Press Release
June 17, 2017

Drilon nixes CA abolition, urges Alvarez to seek legal remedy

Senate Minority Leader Franklin M. Drilon on Saturday said he will oppose any move to abolish the Court of Appeals (CA).

Drilon's statement came after House Speaker Pantaleon Alvarez threatened to dissolve the CA after one of its divisions issued an order compelling the House of Representatives to release the employees of the Ilocos Norte provincial government.

"We will oppose any move to abolish the CA as it would affect the entire judicial system," Drilon said.

Drilon urged Alvarez to avail of the remedies under the law instead of resorting to threats.

"I strongly advise Speaker Alvarez to respect and follow the judicial process by seeking legal remedies under the law," Drilon said. "The dispute can be settled in the Supreme Court where both parties can argue their position."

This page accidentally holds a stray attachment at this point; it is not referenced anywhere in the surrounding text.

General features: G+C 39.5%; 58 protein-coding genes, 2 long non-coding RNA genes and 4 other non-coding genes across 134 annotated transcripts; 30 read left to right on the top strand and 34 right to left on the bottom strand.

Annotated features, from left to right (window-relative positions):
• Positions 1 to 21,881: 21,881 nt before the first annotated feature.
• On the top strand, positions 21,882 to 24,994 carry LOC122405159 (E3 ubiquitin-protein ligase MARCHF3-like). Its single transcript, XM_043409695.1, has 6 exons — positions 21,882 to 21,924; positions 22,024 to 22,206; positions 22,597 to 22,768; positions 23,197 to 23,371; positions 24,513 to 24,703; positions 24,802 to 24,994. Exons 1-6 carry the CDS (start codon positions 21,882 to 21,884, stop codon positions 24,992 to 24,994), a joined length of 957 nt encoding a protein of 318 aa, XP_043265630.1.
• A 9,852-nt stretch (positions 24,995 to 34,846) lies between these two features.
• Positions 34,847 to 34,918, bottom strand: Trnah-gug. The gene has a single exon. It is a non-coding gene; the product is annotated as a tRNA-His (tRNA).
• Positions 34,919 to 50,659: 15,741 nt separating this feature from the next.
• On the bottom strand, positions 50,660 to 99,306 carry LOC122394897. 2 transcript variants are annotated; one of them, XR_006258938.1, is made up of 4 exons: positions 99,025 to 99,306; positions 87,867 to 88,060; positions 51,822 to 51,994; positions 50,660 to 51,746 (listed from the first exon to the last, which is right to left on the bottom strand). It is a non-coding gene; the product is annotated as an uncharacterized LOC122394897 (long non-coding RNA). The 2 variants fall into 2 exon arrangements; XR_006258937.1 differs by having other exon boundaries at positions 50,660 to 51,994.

"Any error that may have been committed by a division or by the members of the court should not be taken against the CA as an institution," he emphasized.

Drilon, a four-time Senate President, added that the Senate has had its share of victories and defeats in the courts over the years.

"However, it is not right to use the powers of Congress against the CA or any institution just because we do not agree with their decision. We may run out of courts if that were so," he said.

He added: "Our judges and justices sometimes commit errors of judgment or jurisdiction, but the institution should not be made to suffer from such mistakes.

The CA, Drilon noted, being the second highest tribunal of the land, "plays a critical role in upholding the Constitution and the rights of the people."

The CA was created in 1936 by virtue of Commonwealth Act No. 3.

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